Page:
Federal Grants, Loans, and Work-Study
To receive federal student aid, a recipient must be accepted as a regular student into an approved program, be a citizen or eligible non-citizen, make satisfactory academic progress, enroll in courses required for the approved program, and complete the Free Application for Federal Student Aid (FAFSA). If the FAFSA is selected for verification or flagged for additional documentation, required paperwork must be submitted before any federal financial aid can be awarded. See below for eligibility requirements for each federal aid program.
This government-insured loan program with low-interest rates is available through the Department of Education. The FAFSA must be completed before a Direct Loan will be originated, and the Master Promissory Note must be completed before the loan will be disbursed. Amounts borrowed may not exceed annual loan limits, aggregate loan limits, or cost of attendance when combined with other financial resources. When a student graduates or enrollment drops below half-time, loans may begin repayment as early as 30 days and not later than six months. Contact the Financial Services Office with questions.
Federal Pell Grants
This federal grant is awarded to eligible undergraduate students based on their calculated financial need. The FAFSA determines Pell eligibility; Pell awards will be prorated according to enrollment status and EFC (Expected Family Contribution). The FAFSA is available beginning October 1 and can be completed online at studentaid.gov.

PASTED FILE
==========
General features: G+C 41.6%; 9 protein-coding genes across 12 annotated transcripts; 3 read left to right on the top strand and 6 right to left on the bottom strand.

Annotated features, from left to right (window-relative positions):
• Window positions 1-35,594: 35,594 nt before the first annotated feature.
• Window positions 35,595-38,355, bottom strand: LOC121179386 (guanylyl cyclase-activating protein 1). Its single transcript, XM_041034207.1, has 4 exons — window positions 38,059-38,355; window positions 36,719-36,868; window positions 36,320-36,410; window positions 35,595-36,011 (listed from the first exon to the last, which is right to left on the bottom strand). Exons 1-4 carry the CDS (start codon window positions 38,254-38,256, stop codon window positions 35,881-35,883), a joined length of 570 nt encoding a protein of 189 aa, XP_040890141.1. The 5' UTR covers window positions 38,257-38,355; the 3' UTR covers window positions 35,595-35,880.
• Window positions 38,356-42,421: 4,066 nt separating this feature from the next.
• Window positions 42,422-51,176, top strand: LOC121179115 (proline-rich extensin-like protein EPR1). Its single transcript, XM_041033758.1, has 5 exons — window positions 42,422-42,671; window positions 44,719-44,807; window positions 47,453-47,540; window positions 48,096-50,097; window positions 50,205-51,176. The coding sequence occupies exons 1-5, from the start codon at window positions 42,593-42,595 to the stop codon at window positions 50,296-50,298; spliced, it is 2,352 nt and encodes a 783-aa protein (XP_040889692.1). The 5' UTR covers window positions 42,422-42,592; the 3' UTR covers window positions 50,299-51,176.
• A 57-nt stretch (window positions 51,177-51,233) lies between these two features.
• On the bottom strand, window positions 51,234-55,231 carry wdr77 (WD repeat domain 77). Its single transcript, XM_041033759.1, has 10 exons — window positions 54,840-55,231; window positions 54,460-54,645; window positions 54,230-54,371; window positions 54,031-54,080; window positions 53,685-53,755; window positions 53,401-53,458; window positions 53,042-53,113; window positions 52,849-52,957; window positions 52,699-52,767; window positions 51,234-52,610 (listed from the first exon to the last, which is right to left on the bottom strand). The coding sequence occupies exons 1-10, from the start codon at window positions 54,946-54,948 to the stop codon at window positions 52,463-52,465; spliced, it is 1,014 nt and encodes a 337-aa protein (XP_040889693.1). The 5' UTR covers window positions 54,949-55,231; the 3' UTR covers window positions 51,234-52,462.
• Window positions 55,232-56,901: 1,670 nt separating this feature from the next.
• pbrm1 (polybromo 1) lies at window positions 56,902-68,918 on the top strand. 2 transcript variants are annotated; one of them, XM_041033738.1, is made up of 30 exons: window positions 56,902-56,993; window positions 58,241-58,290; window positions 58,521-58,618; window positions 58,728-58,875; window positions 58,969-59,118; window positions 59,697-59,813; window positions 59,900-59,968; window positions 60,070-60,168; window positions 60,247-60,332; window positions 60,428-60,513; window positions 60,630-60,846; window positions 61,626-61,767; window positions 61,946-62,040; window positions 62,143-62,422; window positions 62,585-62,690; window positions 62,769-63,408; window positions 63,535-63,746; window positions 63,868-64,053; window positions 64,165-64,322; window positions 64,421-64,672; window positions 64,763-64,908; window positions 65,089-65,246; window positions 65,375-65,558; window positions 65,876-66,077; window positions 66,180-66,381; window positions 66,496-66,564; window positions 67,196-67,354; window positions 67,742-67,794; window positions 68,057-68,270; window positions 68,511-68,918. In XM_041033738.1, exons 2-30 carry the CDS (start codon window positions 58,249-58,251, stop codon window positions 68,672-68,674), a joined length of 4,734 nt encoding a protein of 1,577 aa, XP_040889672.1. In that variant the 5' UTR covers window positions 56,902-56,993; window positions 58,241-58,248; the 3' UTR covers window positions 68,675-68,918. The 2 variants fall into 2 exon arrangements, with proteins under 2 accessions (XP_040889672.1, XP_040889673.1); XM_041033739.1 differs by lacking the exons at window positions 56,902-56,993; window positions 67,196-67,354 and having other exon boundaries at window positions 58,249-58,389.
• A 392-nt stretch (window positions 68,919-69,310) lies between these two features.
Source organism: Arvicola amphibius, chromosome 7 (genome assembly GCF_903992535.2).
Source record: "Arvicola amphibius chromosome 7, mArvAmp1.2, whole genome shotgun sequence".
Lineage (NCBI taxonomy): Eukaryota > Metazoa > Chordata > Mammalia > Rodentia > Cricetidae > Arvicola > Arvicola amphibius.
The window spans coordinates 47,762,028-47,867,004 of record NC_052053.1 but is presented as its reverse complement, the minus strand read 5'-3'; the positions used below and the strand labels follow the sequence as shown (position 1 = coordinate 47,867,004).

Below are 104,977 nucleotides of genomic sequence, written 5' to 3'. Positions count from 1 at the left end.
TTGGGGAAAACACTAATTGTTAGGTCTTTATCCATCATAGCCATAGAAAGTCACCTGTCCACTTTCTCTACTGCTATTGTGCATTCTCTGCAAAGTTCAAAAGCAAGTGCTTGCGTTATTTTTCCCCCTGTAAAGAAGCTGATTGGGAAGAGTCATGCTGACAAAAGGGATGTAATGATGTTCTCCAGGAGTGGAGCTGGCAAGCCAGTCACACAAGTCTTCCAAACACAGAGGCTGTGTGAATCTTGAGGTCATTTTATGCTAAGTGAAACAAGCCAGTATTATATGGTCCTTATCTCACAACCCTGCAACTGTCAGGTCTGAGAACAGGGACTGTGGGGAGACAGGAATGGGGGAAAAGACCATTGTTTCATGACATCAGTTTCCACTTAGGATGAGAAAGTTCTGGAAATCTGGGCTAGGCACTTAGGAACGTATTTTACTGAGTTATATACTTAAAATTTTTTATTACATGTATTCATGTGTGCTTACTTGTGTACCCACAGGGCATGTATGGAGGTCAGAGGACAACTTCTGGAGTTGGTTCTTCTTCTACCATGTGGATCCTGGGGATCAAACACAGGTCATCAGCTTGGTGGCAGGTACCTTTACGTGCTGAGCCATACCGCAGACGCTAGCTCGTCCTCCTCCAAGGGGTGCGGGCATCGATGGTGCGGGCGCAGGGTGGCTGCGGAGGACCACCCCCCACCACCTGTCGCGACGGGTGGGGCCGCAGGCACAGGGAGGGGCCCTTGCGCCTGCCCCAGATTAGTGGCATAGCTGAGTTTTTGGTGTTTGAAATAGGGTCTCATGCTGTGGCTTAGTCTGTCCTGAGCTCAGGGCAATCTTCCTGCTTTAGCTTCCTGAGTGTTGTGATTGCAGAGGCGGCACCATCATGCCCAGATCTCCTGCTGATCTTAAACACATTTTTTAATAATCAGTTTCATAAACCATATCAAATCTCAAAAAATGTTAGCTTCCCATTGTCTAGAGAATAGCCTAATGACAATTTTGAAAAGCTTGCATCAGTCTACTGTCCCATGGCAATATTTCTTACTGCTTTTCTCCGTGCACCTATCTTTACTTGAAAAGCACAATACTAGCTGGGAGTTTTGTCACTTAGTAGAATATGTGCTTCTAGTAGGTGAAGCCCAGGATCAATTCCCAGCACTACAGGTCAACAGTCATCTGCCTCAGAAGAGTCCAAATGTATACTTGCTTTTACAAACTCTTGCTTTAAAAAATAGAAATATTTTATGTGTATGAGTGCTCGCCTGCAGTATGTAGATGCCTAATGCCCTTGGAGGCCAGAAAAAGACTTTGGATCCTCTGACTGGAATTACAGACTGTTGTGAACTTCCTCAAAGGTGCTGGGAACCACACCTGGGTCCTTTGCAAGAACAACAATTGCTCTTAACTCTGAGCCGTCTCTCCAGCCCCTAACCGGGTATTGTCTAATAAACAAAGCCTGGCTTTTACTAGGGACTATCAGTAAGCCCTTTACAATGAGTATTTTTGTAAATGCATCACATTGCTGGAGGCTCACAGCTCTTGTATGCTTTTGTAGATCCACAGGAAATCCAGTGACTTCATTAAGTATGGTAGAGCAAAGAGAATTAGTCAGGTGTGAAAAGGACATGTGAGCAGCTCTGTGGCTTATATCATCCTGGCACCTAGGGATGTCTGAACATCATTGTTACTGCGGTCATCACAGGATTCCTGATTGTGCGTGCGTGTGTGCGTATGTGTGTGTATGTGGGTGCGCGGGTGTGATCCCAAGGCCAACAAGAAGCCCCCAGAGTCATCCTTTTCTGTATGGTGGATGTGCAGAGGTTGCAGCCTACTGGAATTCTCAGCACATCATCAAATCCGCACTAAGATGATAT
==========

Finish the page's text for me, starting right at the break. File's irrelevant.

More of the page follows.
Federal PLUS Loans
Parent PLUS loans are credit-based loans available to parents of dependent students. The PLUS application is completed online at studentaid.gov. The credit check will remain valid for 180 days. If denied, the student will become eligible for the independent annual unsubsidized loan amounts, or the parent may choose to have the PLUS denial endorsed. If the endorser is approved, the PLUS loan may be scheduled up to, but not exceeding, the cost of education when combined with all other financial resources. The FAFSA must be completed before filling out the PLUS application, and the Master Promissory Note must be completed prior to disbursement.
Federal Graduate PLUS Loans
Graduate PLUS loans are credit-based loans available to qualifying graduate students to help cover college expenses. The PLUS application may be completed at studentaid.gov. If denied, the student may choose to have the PLUS denial endorsed. If approved, the PLUS loan may be scheduled up to, but not exceeding, the cost of education when combined with all other estimated financial assistance. The FAFSA must be completed before filling out the PLUS application, and the Master Promissory Note must be completed prior to disbursement.